This is Part I

“Did you work at the dollar store in Eugene?” a slightly crazed looking man with a Vietnam Veteran hat and ankle-tight dark blue sweatpants around the age of 28 asked me. I was in my car, holding a pack of granola and trying my best to assess the situation I currently found myself in. He was inches from my face and had his hands on his knees, staring in my eyes with a strange intensity. I stared back, letting him know I would gladly sock him between the eyes if he decided to try anything funny, which I already knew he was capable of.

I looked to the three men on the opposite site of the road, who were fixing a broken down mobile home and replied, “No.”

He accepted my answer and walked away. I watched him enter a red SUV that was parked on the intersecting road, in the middle of where traffic would normally have buzzed through.

I went back to my granola, breathing out a sigh of relief, only to be interrupted by hearing the door of the red SUV being kicked open. The man quickly hopped out of the vehicle and slammed something that shattered to the ground. As hard as he possibly could have.

Without hesitating, I stuck my keys in the ignition and drove away in one swoop. Off, off and away. Shaking just a bit. Trying to find my breath. Terri-fucking-fied. Going through everything that happened in my head once, twice, three times more. I had simply went to the park. To lay in the sun and be by myself in a field. That simple task had put me into some strange danger. Although I’m not sure why I was so surprised. This wasn’t an unlikely event. Attracting attention as a woman, even when you’re wearing sweatpants and have a wine stain on the front of your shirt, is a commonplace occurrence. Unwanted conversations? They’re had. Uncomfortable, crawl out of your skin cat calls? You’ve got it! Gross, loud-breathing men making advances at you? Walk down a city street alone and you can almost guarantee it.

But, I do admit. Writing about it has made me feel all that much better. Expelling the disgust and fear I felt due to someone who probably wasn’t mentally up to par anyways is needed. What a strange thing it is to exist.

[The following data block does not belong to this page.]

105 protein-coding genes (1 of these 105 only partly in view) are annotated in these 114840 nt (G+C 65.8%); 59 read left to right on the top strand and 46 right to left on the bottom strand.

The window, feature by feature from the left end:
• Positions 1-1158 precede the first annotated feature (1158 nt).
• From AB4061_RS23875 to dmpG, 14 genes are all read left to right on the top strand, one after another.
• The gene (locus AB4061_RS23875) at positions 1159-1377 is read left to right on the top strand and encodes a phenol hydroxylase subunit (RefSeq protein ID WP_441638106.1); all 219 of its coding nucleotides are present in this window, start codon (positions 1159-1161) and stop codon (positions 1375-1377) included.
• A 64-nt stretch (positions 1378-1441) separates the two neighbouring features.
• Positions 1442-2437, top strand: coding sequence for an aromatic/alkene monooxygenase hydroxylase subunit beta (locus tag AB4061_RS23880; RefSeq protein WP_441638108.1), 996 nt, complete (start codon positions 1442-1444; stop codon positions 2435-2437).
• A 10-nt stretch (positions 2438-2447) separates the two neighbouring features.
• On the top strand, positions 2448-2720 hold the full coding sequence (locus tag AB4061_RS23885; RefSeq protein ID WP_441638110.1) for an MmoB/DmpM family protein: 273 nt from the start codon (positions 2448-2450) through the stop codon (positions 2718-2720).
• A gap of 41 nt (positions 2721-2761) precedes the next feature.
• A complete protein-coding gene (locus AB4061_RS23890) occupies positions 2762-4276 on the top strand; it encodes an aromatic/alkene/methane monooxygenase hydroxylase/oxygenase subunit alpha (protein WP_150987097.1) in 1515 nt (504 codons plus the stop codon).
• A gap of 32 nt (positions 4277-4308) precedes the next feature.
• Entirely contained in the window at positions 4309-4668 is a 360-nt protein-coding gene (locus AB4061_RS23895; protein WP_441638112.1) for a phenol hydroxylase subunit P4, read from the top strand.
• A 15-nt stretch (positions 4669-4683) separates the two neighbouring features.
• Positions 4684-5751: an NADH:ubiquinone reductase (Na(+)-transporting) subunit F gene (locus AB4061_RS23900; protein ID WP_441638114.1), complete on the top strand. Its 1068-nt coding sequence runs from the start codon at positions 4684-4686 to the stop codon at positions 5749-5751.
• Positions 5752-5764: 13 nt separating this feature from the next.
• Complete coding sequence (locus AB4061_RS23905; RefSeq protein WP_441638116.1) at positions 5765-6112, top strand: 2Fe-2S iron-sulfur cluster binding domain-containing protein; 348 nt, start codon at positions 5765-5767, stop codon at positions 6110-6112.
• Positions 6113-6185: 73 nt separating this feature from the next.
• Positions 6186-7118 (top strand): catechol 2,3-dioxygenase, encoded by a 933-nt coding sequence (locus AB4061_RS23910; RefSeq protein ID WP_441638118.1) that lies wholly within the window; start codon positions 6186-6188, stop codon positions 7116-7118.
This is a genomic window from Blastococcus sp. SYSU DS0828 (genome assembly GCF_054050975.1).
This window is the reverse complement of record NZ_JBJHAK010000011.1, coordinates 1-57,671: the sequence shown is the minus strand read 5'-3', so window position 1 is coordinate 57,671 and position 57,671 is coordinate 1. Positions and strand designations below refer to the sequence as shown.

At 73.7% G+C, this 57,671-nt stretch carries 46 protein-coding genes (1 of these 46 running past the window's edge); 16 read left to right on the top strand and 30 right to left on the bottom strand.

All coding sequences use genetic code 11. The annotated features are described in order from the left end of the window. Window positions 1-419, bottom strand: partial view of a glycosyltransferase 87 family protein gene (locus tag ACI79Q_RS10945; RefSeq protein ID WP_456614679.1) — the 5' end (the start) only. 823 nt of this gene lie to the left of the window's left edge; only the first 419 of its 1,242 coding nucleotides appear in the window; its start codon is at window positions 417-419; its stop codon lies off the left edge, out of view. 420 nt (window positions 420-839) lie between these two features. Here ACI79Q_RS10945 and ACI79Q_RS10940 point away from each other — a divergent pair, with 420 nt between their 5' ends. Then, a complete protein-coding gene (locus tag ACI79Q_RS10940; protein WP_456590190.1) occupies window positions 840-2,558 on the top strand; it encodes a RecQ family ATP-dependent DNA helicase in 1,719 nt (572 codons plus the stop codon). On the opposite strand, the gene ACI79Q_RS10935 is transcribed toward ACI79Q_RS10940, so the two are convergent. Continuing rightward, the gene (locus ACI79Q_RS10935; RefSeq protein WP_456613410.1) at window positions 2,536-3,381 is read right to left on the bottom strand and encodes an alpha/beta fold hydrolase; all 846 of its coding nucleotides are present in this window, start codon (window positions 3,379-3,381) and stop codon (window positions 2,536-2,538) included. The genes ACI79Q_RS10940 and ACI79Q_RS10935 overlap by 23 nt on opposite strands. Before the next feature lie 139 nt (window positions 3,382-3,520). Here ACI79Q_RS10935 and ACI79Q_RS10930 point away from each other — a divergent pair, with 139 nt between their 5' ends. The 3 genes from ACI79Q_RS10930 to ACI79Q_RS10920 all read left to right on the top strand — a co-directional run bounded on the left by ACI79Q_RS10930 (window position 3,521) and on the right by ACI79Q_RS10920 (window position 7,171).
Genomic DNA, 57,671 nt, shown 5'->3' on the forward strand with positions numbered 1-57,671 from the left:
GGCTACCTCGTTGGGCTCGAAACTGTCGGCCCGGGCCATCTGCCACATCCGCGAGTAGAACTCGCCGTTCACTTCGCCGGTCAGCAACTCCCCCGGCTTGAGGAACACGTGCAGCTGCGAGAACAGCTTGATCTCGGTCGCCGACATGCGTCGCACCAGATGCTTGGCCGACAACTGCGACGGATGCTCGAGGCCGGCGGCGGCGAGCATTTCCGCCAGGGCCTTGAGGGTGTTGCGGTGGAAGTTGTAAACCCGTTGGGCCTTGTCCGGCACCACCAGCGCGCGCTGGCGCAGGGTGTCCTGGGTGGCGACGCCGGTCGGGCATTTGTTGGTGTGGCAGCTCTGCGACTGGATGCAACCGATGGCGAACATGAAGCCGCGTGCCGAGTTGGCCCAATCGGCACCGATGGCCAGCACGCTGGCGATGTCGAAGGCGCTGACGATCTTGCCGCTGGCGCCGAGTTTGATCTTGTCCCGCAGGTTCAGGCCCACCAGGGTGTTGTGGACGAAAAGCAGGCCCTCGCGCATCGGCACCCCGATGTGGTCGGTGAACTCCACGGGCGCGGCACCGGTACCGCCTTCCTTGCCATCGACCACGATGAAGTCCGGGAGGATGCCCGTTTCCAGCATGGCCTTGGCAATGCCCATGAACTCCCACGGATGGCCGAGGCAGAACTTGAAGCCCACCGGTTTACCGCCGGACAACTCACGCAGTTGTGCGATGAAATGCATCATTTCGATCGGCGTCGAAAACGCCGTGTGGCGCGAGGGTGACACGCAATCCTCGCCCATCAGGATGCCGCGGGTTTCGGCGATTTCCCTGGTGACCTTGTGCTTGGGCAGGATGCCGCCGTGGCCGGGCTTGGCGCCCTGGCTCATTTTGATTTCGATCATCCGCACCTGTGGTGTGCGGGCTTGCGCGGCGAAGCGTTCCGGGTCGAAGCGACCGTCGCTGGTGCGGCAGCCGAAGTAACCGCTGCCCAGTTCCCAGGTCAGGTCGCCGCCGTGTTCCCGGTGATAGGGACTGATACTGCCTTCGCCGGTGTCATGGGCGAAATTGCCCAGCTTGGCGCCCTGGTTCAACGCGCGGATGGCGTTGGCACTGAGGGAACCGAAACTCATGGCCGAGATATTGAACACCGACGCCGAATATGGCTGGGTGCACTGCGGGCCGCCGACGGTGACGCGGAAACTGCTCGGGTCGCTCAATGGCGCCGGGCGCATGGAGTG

During this day, I found out that the unshakable feeling I had for my safety while in Cartagena, Colombia this past winter was more than warranted. I, and the person I was traveling with, was almost certain I had went partially mad during this portion of our travels. And now, I find out, justifiably so. Staying at an Air BnB in a neighborhood where you have to reassure the taxi drivers multiple times that you are indeed going to the La Esperanza neighborhood [one of the most dangerous in Colombia] and then paying them extra to take you there is enough to tip off an uneasy vibe, but what I felt upon stepping foot into that area caused me to be overcome with a crippling anxiety I had little to no control over.

So, what I find out, via Facebook, is that the darling French Canadian girl who had hosted us was tied up, robbed for her “American dollars” and held at gun/knife-point prior to our visit. God. The feelings that washed over me upon reading her story. For one, I was endlessly thankful she had been spared, and during our visit we were granted a similar sort of safety. Secondly, a deep part of my being rejoiced. For the guilty feeling I had felt for acting in such a way and was punished for from my unbelieving comrade was lifted. It was real. I felt good. I felt really f*&^ing good.

I felt good for her – knowing how unbelievably freeing it is to write out a story that is trapped inside of you, trapped in the muscles of your body – keeping you stagnant in a sense. The truth sets you free like nothing else. The chains dissipate and it’s ready, set, go. I also felt good for myself – the reassurance, the proof that I had freaked out about staying in this area was not only warranted, but tangible, real. I wasn’t mad, I wasn’t the “hysteric” woman I was being made out to be, I simply knew what I couldn’t explain. And how lucky is that? To have a pretty much unfailing defense system built inside of your body. And while I choose to ignore it at times, it showed me that I need to be steadfast in my decisions, in my thoughts that tackle me with a truth I can’t deny.

I suppose what this all means is that there’s nothing like being a person who embraces their intuition. Those warm, fuzzy feelings? Love it. The pit of your stomach, hollowed out feeling? Act on it.  Embracing an infliction of truth, instead of feeling guilty for having the feeling in the first place, will give you much more than trying to fight it. If you fight it, you’re fighting yourself. Things will start to crumble. They’ll crumble, fall and be blown away at that point, and fast.

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